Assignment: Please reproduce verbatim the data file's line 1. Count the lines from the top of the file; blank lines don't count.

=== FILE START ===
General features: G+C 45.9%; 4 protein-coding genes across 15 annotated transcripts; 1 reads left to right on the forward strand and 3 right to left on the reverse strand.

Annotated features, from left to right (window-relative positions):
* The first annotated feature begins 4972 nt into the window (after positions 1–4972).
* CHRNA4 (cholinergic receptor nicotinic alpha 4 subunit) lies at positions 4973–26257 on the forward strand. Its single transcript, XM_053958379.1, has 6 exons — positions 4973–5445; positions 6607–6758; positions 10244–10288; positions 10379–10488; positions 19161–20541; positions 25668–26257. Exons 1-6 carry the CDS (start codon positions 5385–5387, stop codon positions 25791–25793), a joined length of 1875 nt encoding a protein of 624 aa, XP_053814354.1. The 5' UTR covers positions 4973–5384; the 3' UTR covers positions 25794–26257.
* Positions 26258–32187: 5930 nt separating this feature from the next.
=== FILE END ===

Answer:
General features: G+C 45.9%; 4 protein-coding genes across 15 annotated transcripts; 1 reads left to right on the forward strand and 3 right to left on the reverse strand.